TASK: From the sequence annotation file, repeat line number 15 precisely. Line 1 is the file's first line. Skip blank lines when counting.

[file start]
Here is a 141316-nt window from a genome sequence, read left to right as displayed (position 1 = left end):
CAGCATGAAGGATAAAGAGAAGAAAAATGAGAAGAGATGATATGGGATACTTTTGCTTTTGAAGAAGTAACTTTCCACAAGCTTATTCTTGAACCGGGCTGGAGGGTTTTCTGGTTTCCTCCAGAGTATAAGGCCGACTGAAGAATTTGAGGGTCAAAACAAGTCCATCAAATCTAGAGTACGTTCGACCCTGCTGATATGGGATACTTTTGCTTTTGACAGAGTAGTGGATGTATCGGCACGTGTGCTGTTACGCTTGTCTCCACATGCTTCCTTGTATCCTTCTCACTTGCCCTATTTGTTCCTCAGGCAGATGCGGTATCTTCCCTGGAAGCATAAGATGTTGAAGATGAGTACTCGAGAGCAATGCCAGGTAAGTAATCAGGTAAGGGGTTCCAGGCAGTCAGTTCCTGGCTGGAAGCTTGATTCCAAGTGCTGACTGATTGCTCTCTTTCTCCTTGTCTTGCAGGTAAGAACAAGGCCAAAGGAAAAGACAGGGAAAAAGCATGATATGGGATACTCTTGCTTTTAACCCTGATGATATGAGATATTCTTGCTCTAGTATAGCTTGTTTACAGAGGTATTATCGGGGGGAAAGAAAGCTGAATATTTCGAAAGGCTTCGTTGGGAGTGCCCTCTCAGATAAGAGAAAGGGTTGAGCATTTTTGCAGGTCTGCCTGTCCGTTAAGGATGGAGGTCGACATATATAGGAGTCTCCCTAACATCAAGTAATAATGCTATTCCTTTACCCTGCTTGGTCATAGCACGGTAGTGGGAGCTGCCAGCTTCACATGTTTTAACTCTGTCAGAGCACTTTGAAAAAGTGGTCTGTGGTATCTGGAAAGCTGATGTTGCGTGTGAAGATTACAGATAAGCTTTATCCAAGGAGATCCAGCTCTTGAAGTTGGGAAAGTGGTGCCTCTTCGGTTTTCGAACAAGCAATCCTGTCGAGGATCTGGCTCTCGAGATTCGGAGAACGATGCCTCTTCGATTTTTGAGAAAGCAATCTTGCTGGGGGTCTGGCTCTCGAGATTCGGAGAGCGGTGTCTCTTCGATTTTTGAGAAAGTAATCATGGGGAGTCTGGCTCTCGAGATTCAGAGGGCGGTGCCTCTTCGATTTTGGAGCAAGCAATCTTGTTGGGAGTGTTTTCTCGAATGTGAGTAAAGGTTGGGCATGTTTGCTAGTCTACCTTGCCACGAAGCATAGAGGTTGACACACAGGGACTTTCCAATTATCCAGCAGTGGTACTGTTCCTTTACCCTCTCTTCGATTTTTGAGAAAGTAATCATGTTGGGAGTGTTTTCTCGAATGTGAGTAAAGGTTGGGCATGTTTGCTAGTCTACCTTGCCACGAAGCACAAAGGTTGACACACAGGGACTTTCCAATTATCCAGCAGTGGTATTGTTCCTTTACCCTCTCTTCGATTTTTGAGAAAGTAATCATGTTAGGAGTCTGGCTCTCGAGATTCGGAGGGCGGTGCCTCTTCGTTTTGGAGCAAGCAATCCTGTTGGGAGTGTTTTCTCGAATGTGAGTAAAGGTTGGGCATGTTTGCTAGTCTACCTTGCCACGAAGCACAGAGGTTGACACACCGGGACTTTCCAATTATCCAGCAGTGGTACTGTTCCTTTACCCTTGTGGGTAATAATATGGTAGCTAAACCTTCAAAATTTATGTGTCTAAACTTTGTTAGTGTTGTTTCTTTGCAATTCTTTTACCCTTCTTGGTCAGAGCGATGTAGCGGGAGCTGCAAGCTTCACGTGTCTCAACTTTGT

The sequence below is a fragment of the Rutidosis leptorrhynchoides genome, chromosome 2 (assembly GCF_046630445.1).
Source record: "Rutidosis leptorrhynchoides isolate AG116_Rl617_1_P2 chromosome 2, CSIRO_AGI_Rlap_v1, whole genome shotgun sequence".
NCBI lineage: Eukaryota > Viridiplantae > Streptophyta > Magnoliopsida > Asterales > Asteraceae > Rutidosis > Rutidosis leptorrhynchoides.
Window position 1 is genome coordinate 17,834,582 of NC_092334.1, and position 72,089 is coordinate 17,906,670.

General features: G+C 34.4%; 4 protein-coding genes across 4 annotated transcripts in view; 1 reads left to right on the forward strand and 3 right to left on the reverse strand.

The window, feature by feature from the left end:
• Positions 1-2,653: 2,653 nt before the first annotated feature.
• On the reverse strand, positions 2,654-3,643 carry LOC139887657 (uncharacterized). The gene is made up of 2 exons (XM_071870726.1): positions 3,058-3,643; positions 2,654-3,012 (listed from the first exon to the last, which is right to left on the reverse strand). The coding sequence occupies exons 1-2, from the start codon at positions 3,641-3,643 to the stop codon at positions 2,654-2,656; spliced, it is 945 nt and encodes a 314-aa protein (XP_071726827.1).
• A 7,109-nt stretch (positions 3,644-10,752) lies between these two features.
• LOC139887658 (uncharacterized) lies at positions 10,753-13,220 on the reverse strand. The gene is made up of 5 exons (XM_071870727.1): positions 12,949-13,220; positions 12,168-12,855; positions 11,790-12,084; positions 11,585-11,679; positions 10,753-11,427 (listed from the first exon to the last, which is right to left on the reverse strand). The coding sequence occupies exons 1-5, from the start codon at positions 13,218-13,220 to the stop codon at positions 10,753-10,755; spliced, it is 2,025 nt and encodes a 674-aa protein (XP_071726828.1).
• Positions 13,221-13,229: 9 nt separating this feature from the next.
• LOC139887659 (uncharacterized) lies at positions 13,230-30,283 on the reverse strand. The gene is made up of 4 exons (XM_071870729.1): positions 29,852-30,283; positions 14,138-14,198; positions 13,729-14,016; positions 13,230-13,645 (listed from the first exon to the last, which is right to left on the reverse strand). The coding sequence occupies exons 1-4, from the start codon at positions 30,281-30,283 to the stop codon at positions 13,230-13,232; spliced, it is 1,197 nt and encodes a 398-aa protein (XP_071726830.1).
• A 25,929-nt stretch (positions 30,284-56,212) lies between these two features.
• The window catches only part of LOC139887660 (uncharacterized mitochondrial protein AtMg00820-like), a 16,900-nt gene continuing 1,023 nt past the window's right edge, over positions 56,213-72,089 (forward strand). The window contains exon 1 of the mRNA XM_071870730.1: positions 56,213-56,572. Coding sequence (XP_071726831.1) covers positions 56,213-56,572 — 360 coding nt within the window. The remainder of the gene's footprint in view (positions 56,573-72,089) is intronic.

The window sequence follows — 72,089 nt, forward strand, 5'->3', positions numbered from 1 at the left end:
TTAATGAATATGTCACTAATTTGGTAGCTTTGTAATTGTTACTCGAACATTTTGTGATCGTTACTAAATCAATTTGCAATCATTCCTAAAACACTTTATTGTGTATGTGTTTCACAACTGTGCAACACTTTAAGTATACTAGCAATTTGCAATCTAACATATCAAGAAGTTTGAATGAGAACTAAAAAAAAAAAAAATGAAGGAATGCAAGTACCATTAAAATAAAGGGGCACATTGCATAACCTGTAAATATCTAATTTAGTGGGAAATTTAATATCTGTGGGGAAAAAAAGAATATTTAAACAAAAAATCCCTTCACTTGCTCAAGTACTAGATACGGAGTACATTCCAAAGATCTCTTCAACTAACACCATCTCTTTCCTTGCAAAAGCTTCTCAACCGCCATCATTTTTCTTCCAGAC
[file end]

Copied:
• A 25,929-nt stretch (positions 30,284-56,212) lies between these two features.